SCIS Authority Files (SCIS AF) have been updated with Edition 2 2010.
Once logged into SCISWeb at http://scis.curriculum.edu.au the Authority Files tab is available to open the SCIS AF page, if you have a current subscription. Several Education Departments (NSW, WA and SA) support their schools with access to SCIS AF.
SCIS AF are separate index files of authorised names and subjects used as access points in SCIS catalogue records, and are released twice a year as downloadable files ready for implementation in your library management system.
All SCIS catalogue records downloaded from SCISWeb contain authorised SCIS Subject Headings but no cross-references to other related terms to support user searching in the local OPAC. See and See also references between related terms are important for assisting the user to find resources on similar subjects.
The changes included 2 new subject headings, Non-government organisations and Case studies, as well as revisions to the reference structures of the terms Matter, Operas, Biology, Evolution and Variation (Biology).
A detailed list of the changes is available from the SCIS website, and if you are a SCISWeb subscriber you can of course review all the above headings and their reference structures in the SCISWeb OPAC, or in Subject Headings Online if you have a subscription to that (Note: you’ll need to login first).
For those of you who download the SCIS Authority Files for implementation of the Subject Headings in your own library system, the newly authorised headings and amended reference structures will be included in the August 2010 Authority File update.
Not only that, but the co-publishers of the toolkit (the American Library Association, Canadian Library Association, and CILIP) are offering a free open access period for you to take a look at the new standard.
SCIS will of course be undertaking testing of the toolkit during the open access period, and will also be monitoring the outcomes of the testing being undertaken by the Library of Congress and the National Library of Australia. Rest assured we will not be making any changes to the SCIS standards until we have fully confirmed that the new standard will be fully compatible with school library management systems!
The ISSC continually revises the SCIS Standards for Cataloguing and Data Entry and SCIS Subject Headings in order to ensure that they remain in keeping with international standards, whilst also ensuring that schools’ specialised needs are taken into account. Members of the ISSC draw on their experience in providing cataloguing and support services to school libraries and their links to curriculum experts within their organisations in order to provide informed discussion on the adoption of new or modified headings, alterations to the cataloguing standards and other enhancements to the SCIS service.
The ISSC group conducts regular meetings throughout the year via teleconference, as well as utilising an edna group page which acts as an online forum for the exchange of discussion papers, regular updates and news.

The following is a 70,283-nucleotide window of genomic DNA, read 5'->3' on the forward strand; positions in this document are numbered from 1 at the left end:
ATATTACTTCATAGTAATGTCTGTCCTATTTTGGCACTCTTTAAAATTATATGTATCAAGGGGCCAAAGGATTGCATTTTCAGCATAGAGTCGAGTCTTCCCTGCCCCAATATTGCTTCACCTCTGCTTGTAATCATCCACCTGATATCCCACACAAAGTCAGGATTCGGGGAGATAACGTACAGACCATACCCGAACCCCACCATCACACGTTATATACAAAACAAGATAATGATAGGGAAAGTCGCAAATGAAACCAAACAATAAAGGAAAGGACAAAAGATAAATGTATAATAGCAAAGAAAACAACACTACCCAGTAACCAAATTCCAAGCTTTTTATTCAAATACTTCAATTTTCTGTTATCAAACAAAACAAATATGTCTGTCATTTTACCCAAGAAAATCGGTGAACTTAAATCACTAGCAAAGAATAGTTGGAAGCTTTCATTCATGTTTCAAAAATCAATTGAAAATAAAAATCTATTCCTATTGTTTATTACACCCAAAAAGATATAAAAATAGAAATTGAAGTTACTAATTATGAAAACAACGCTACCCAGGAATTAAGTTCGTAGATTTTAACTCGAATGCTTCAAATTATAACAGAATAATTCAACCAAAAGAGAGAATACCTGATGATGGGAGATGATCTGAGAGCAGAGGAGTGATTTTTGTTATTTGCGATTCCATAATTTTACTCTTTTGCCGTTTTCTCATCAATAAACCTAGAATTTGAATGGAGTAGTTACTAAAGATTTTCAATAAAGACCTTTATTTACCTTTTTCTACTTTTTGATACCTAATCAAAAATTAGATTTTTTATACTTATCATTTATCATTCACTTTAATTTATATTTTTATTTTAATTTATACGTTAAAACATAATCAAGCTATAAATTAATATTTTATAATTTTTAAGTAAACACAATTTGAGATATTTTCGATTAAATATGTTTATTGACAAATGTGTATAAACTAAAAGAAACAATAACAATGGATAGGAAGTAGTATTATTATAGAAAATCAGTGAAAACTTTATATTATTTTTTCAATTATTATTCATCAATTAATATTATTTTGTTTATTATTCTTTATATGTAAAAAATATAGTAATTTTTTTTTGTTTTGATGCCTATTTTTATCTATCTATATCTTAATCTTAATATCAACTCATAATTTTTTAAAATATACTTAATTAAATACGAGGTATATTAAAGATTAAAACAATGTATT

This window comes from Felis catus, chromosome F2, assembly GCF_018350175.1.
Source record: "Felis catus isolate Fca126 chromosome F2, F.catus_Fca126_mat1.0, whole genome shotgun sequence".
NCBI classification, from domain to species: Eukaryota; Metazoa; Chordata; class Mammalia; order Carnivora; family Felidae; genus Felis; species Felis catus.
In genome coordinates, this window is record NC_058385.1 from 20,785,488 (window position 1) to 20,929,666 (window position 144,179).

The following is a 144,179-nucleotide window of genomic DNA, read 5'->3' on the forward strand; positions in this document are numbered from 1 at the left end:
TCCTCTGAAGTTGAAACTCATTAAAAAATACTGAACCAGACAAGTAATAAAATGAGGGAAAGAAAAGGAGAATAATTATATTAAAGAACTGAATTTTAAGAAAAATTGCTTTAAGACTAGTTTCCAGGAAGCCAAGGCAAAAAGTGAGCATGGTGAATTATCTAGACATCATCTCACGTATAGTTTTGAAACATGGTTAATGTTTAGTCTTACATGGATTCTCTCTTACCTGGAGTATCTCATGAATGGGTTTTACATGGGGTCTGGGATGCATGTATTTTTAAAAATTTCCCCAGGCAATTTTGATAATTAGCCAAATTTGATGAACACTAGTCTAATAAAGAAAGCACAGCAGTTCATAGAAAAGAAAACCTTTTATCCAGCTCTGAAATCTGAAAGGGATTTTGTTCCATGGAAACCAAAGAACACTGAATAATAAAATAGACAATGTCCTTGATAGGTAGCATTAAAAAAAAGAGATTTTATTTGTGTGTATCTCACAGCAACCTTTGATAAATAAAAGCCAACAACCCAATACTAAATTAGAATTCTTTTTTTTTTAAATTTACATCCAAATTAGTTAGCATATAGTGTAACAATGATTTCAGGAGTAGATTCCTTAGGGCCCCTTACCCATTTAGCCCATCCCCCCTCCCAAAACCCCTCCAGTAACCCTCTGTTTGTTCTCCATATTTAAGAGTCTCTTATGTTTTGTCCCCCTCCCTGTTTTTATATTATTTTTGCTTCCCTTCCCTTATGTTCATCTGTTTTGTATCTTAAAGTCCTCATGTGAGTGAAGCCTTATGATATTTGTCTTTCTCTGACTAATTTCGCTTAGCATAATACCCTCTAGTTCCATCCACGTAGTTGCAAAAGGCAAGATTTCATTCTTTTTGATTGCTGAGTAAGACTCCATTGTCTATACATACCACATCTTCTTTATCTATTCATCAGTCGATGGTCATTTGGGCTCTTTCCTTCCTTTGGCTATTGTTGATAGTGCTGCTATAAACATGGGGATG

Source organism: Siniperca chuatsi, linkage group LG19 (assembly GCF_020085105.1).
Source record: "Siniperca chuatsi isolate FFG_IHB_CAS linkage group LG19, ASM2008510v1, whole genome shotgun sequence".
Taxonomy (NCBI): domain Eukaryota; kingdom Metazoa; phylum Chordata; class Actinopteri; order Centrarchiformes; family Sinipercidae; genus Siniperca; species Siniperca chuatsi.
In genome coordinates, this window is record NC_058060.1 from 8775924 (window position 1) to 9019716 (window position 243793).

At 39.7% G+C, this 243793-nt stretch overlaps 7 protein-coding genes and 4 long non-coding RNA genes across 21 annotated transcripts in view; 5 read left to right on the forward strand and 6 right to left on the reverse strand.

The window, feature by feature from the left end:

If you have any questions about how SCIS Standards for Cataloguing and Data Entry are implemented in SCIS bibliographic records, or wish to suggest a change to the SCIS Subject Headings we would love to hear from you. Drop us a line at email@example.com – we’re here to help!
The latest version of SCIS Authority Files was made available via SCISWeb this week.
To update your SCIS Authority Files, you will need to log on to SCISWeb and then select the Authority Files tab from the navigation bar at the top of the page. From there you will be able to download the new Name and Subject Authority Files, ready for uploading into your Library Management System.
For more information about SCIS Authority Files, how to download them, and whether to select SCIS Full Authority Files or Reference only Authority Files, please see our Authority Files Help Page.
Implementation in Australian and overseas libraries is expected in mid 2011. Internationally, the National Library of Australia is working with the Library of Congress, British Library, and Library and Archives Canada to develop implementation strategies and coordinate implementation dates. Within Australia, the Australian Committee on Cataloguing is preparing a plan for implementation and training.”
As you are probably aware, on 1 January 2007 the expansion of the International Standard Book Number from 10 digits to 13 was implemented.
The 13-digit ISBN was implemented to make it compatible with EAN-13 barcoding standards, which means that the ISBN and the barcode are now able to be the same number. Formerly the barcode was usually a conversion of the 10-digit ISBN which appeared printed inside the book, but some publishers chose to use barcode numbers which did not relate to the ISBN in any way.